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Friday, May 29, 2009

Why People Believe Weird Things (Book Recommendation)

An outsider often wonders: how can anybody believe what the tax protestors, NESARA promoters, MLM pushers, and so believe? Do these folks really think that (for instance) pointing at the flag in the courtroom and shouting, "admirality flag!" will stop the trial? Or that shape-shifting reptilians are out to stop them from getting trillions of dollars? Or that losing money fast by recruiting one's own competitors, as one works for free for one's upline, is the way to success?

Well, yes, they do. And not, they are not necessarily clinically insane -- or even stupid. The truth is, human nature makes us believe things, especially things we want (or, worse, need) to be true. For a fascinating look at what makes people believe such stuff, read Michael Shermer's book, Why People Believe Weird Things.

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Saturday, January 10, 2009

Why do People Fall for Ponzi Schemes?

Why do people fall for Ponzi schemes? Michael Shermer, editor of "Skeptic" magazine (well worth reading in its own right -- http://www.skeptic.com -- but not usually dealing with financial scams) explains in the following link:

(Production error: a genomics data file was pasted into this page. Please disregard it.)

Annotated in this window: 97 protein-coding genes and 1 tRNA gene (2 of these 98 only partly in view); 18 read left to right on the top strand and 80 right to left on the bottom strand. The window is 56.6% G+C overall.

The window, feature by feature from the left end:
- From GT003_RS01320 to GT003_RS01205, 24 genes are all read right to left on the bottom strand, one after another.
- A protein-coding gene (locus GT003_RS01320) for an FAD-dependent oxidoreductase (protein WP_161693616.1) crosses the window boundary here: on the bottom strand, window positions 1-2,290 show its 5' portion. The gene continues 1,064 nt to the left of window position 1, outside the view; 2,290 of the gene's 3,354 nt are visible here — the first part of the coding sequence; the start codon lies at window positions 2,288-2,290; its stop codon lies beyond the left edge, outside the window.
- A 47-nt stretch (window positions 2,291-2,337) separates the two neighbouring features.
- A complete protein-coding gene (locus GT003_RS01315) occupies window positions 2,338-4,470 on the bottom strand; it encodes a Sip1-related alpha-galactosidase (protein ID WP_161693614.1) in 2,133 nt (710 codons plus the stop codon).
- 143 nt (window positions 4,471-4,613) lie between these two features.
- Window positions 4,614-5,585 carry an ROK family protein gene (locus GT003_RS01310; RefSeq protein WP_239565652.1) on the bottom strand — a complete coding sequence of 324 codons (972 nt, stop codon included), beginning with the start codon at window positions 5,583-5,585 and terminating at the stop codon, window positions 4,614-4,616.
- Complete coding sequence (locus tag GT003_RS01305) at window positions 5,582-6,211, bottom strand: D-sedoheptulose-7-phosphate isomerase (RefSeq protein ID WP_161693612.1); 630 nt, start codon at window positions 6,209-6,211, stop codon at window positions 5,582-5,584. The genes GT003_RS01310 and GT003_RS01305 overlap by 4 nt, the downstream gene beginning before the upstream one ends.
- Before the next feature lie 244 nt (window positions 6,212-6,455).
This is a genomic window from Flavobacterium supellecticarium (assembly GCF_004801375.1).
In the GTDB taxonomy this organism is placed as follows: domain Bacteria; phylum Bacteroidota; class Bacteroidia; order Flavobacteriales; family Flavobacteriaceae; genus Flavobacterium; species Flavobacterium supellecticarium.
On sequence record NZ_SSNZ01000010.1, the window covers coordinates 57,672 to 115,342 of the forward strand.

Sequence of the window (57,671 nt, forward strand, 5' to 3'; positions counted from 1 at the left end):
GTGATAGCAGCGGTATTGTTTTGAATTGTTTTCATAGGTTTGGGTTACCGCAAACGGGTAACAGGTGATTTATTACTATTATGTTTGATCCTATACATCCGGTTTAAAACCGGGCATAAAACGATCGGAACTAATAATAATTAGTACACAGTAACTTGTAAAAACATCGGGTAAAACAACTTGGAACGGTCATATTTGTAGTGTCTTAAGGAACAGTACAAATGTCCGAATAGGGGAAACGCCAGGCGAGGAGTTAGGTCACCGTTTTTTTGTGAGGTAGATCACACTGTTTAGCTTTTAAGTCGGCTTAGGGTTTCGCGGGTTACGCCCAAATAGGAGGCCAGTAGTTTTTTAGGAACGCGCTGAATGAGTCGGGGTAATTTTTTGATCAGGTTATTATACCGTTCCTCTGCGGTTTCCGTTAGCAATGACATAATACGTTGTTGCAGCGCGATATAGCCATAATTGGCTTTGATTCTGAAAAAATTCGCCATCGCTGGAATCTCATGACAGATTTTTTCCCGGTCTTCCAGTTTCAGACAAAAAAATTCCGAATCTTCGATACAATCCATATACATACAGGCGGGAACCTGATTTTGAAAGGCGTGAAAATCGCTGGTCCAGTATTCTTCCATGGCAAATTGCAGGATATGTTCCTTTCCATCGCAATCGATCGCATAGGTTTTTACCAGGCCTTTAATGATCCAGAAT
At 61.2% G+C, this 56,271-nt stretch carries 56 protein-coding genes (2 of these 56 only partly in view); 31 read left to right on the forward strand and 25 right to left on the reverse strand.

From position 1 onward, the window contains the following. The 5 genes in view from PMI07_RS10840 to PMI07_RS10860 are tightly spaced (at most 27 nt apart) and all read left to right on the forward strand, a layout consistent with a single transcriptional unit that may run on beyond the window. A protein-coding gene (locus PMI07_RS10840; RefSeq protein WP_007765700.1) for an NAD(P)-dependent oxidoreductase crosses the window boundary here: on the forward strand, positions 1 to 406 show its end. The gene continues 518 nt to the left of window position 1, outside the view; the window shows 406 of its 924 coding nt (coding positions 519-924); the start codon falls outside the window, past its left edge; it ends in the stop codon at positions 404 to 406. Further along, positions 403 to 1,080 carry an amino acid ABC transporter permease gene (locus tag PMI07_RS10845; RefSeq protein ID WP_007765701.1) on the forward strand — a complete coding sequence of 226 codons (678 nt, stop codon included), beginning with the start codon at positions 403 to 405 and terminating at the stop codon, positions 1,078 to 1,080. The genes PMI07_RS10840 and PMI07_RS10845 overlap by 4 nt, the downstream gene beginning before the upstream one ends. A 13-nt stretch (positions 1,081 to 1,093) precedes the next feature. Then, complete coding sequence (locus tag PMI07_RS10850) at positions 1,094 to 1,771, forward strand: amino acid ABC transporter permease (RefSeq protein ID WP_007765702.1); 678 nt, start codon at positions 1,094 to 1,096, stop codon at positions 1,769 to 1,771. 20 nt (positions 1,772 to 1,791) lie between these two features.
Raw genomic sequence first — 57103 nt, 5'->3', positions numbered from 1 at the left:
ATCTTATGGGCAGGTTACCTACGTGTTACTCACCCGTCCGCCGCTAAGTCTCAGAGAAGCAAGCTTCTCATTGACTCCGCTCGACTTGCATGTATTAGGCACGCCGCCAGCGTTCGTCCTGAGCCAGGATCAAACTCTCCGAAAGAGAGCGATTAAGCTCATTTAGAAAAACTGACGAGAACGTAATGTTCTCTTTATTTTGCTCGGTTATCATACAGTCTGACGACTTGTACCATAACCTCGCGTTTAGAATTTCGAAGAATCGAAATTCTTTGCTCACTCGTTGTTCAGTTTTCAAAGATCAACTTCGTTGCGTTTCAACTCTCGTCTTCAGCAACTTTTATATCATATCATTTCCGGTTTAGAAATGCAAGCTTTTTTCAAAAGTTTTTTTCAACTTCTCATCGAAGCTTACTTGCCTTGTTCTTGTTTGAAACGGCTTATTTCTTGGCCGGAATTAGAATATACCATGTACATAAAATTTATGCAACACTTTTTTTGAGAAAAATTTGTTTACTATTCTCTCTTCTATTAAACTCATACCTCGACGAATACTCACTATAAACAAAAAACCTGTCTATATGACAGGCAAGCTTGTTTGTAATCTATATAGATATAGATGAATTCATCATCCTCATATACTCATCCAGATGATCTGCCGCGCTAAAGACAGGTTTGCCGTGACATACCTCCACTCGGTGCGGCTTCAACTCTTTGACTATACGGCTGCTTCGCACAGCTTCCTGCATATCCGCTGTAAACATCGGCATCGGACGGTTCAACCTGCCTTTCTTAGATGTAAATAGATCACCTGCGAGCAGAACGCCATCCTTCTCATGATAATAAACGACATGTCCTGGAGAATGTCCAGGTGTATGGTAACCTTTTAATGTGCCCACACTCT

(Scroll down a bit in that web page to get to the relevant article).

Shermer notes that there are four major factors -- situation, emotion, gullibility, and personality -- that effect who is likely to be scammed in what manner by whom. Yes, gullibility -- which is not exactly stupidity -- is to blame, as is greed; but the social and emotional "trappings" of the scam are very important.

Shermer agrees that the big mistake people made was not that they invested in Madoff's scheme: "the lie perpetrated by Madoff was not all that obvious or easy to recognize (in fact, it is very likely that Madoff's operation was legitimate initially but took the Ponzi route when he began to suffer losses that he was too proud to acknowledge)."

The real problem, as quatloos! warns over and over again, was "throwing all caution to the wind, as in the stories of many people (some quite elderly) who invested every last dollar with Madoff or one of his feeder funds". Such blind fate, notes Shermer, has an almost "religious quality" to it.

Read the whole thing.

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